Alabama executes man who killed four in 1992

Reuters News
Posted: May 20, 2011 11:03 AM

By Monique Fields

TUSCALOOSA, Ala (Reuters)- Alabama on Thursday executed by lethal injection a man who went on a shooting rampage that killed four people after a night of drinking alcohol and taking drugs in 1992.

Jason Oric Williams, 43, was pronounced dead at 6:19 p.m. local time at the Holman Correctional Facility in Atmore, Alabama, said Department of Corrections spokesman Brian Corbett.

Williams was the first inmate put to death in Alabama using pentobarbital, and his execution was the third in Alabama this year. He had been on death row for 18 years. Williams was the 18th person executed in the United States this year, compared with 46 executions in all of 2010.

Authorities said that after a night of ingesting alcohol, LSD, prescription drugs and crack cocaine in February 1992, Williams went to the home of Gerald Paravicini, his wife and stepson.

The family had taken Williams in two weeks earlier after his ex-wife demanded he leave her home.

When Clair Paravicini's son, Jeffery Carr, opened the door, Williams shot him in the face. He then shot Gerald Paravicini in the chest and neck, killing him.

Williams broke Clair Paravicini's jaw with the butt of a 22-caliber automatic rifle and took her purse with her checkbook, credit cards and $530. Clair and her son survived the attack.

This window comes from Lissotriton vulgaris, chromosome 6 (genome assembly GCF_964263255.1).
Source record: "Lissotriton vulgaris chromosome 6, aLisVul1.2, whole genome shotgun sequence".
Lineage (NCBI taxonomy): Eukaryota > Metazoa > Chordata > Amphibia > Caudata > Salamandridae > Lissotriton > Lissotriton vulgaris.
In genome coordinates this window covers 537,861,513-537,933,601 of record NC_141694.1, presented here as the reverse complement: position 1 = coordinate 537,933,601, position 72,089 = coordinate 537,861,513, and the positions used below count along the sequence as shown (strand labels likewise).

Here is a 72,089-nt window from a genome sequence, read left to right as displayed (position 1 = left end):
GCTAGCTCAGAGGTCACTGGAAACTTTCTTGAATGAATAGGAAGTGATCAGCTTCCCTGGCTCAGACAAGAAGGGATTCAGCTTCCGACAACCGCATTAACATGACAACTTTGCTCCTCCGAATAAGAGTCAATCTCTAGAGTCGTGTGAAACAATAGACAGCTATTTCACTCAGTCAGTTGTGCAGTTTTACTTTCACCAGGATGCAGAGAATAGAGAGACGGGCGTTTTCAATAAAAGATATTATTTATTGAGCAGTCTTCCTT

Williams, then 23, left and went to a nearby home. When Linda Barber opened the door, Williams shot her in the face and head, killing her instantly.

He then killed her husband, Fred Barber, and the couple's son Bryan, who was asleep in his bedroom. Another son struggled with Williams and escaped after being shot in the hand.

A jury found Williams guilty of capital murder and attempted murder and recommended the death penalty.

Williams did not request a last meal. He ate from the vending machine in the visitation yard and had hot wings and a sandwich before he was put to death.

Williams' last words were: "I hope that the family of the victims will forgive me for what I have done," Corbett said.

The corrections department changed its protocol to use pentobarbital instead of sodium thiopental in its lethal injection cocktail after Hospira Inc., the only U.S. supplier of sodium thiopental, announced earlier this year it would no longer manufacture the drug.

As a result, several states have switched to pentobarbital, a sedative often used to euthanize animals.

(Editing by Greg McCune)